To encourage conservation and enable the Town to provide water at a reasonable rate, Town staff is proposing a water budget for residents. Conserving water is an important element in the Town’s Water Resources Strategic Master Plan, which was approved in 2006 and calls for the community to reduce water consumption by 18 percent. The less water used, the less the Town must acquire through purchasing from renewable water sources or pulling more out of the ground. The proposal calls for each resident to receive a personalized monthly water budget, based primarily on indoor water use, the square footage of irrigated property and each month’s historical evapotransporation rate. The budget is personalized for residents with up to 7,000 square feet of irrigated land. The average Castle Rock customer has an irrigated area of 2,700 square feet, and 96 percent of customers fall within the 7,000 cap. Those with more irrigated space will need to use stronger conservation techniques, such as xeriscaping, to hit their budget targets. Utilities staff will contact these larger property owners to work with them on what they can do to remain within their budgets. The proposal increases the threshold of when a customer is charged a conservation surcharge from 30,000 to 40,000 gallons per month, which will be of particular assistance to those with larger irrigated areas. “For the average customer, there will be no increase in their water bill,assuming usage within their water budget,” said Assistant Utilities Director Rick Wilkey.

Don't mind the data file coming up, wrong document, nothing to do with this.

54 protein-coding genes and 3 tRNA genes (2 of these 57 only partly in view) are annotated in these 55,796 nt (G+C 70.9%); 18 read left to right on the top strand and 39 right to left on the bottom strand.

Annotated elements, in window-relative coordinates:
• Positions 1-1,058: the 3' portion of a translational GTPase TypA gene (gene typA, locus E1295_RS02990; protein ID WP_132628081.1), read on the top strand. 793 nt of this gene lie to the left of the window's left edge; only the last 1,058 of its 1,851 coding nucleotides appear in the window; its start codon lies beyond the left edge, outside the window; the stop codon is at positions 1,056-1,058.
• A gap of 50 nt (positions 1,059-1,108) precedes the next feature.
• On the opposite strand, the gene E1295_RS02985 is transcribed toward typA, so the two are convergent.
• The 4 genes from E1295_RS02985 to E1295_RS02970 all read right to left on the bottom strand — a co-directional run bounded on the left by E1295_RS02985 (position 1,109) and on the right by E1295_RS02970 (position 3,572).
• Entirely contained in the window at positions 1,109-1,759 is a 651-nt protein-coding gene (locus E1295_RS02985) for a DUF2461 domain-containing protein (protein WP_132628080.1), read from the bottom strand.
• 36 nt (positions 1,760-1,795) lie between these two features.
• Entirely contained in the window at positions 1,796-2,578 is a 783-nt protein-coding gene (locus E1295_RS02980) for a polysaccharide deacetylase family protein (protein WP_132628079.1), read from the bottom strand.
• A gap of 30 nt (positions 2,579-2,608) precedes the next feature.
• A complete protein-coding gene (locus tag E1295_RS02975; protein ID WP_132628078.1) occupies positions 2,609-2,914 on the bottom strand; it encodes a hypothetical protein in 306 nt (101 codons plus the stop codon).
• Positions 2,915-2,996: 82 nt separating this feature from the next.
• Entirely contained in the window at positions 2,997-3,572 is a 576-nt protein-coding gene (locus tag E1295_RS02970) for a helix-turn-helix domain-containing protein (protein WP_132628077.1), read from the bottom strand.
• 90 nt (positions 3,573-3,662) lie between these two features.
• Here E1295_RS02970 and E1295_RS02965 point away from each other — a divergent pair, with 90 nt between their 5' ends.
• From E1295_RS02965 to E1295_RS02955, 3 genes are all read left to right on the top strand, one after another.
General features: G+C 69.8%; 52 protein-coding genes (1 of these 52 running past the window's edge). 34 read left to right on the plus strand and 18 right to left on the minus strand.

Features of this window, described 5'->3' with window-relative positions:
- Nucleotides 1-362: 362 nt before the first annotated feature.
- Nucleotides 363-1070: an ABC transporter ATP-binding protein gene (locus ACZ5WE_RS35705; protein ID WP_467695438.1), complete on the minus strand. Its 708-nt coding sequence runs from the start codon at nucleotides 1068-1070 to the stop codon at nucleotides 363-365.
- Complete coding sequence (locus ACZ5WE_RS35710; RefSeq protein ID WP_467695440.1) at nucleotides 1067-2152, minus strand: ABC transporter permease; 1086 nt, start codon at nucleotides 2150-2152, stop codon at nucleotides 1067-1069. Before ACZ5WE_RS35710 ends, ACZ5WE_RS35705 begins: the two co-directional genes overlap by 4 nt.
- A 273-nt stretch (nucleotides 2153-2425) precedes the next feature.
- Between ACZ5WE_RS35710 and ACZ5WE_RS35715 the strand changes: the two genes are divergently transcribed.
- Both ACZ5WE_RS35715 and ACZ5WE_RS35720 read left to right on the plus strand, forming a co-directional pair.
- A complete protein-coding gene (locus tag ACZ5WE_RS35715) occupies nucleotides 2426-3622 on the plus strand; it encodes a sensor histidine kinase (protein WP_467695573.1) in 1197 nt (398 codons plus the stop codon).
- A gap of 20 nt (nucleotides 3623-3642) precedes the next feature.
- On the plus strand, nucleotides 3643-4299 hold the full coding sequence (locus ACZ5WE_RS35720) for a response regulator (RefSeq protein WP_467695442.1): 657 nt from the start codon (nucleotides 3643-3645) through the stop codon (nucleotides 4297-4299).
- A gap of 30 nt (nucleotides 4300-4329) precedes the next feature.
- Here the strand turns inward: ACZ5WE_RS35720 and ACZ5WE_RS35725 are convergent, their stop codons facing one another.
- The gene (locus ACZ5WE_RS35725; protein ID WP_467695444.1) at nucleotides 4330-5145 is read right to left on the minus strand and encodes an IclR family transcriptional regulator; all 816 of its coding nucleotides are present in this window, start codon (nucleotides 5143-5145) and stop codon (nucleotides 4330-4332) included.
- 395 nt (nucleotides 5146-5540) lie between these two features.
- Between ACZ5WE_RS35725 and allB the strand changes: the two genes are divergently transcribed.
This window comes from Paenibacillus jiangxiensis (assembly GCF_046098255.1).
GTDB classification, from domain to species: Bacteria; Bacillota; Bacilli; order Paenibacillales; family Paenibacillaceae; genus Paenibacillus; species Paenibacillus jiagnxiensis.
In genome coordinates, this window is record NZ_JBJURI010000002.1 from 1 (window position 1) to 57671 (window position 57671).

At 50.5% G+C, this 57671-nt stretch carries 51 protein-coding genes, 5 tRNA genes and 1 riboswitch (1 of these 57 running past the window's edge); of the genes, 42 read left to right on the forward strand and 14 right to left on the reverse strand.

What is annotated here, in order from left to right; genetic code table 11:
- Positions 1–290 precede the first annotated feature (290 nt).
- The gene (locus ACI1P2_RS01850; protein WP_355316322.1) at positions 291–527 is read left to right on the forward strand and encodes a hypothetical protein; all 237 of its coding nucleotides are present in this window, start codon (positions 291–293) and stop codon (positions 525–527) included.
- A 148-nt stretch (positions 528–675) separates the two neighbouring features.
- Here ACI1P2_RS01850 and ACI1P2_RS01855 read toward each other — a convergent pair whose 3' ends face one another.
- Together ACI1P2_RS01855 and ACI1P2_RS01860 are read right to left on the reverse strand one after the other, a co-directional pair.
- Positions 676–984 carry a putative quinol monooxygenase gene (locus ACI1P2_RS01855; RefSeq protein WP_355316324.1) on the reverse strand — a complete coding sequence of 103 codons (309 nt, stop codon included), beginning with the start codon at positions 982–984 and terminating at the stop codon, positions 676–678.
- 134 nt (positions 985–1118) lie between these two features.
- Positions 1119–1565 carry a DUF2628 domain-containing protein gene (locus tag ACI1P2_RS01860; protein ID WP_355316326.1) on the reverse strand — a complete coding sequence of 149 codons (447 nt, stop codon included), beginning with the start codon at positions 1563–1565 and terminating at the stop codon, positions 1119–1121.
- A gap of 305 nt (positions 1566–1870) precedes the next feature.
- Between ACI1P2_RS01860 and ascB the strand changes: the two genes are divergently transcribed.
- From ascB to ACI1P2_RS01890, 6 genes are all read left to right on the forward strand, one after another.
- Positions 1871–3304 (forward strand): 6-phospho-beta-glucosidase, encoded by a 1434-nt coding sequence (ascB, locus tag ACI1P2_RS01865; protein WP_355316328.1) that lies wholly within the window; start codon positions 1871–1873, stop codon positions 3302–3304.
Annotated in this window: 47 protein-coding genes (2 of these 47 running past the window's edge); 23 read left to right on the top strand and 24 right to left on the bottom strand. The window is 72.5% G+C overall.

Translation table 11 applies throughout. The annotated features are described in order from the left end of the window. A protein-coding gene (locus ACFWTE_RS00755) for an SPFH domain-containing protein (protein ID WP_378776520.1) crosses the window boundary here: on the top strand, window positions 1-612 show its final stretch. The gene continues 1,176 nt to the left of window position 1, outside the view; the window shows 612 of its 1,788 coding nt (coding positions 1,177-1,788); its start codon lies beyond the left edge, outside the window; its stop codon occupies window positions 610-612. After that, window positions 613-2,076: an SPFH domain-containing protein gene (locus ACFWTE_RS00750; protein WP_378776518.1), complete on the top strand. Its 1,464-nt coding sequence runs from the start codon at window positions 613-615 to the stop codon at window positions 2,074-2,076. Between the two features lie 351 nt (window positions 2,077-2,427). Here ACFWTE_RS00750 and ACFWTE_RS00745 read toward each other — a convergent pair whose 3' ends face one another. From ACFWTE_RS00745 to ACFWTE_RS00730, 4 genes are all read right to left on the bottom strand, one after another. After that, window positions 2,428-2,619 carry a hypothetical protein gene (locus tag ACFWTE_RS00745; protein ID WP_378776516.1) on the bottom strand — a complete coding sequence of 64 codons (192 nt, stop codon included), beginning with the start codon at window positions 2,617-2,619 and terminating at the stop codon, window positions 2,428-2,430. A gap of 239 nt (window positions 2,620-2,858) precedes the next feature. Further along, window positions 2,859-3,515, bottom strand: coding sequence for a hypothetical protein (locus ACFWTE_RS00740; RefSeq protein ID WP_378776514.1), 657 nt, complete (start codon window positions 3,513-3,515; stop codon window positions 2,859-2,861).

The average residential customer – with the 2,700 square feet of irrigated space – use about 13,000 gallons of water each month during the irrigation season, and 5,000 gallons in off-season months. The plan also calls for an easier-to-read water bill, which will feature a 13-month historical graph showing water consumption at your address. The water budget is divided into four blocks. Block No. 1 is a single-family residential customer’s average consumption for December through March. Each April, the customer’s average consumption will be reset to reflect most recent consumption. The water budget allocated to Block No. 2 during irrigation season will be 80 percent of the amount of water required to maintain a maximum 7,000 square feet of irrigated area. Block No. 3 is consumption over water budget until reaching the 40,000-gallon threshold for the Block No. 4 surcharge. The water budget concept and how it is calculated can seem confusing, and staff is working to educate residents about the proposal. All Town residents should have received a large postcard inviting them to workshops designed to show residents how the water budget affects them and their water bills. The next workshop is scheduled for 1:30 p.m., Saturday, June 27, in Council Chambers at Town Hall, 100 N. Wilcox St.

Should Town Council give final approval to the budget, numerous water budget workshops will be held at multiple locations inviting residents to a more detailed meeting on what the new water budget rate structure means to them. Attendees will be provided an annual bill comparison for typical small, medium and large irrigated areas. This comparison will show typical usage and monthly costs for the 2008 rate structure as compared to the 2009 water budget rate structure. A limited number of residential audits also will be offered at no charge through Slow the Flow Colorado.

Town Council is scheduled to consider the water budget during its July 7 meeting, which begins at 6 p.m. in Council Chambers at Town Hall, 100 N. Wilcox St. The public is encouraged to attend to provide input.

If you have questions about the proposed water budget, call 720-733-6091 or e-mail waterbudget@CRgov.com.

More Coyote Gulch coverage here.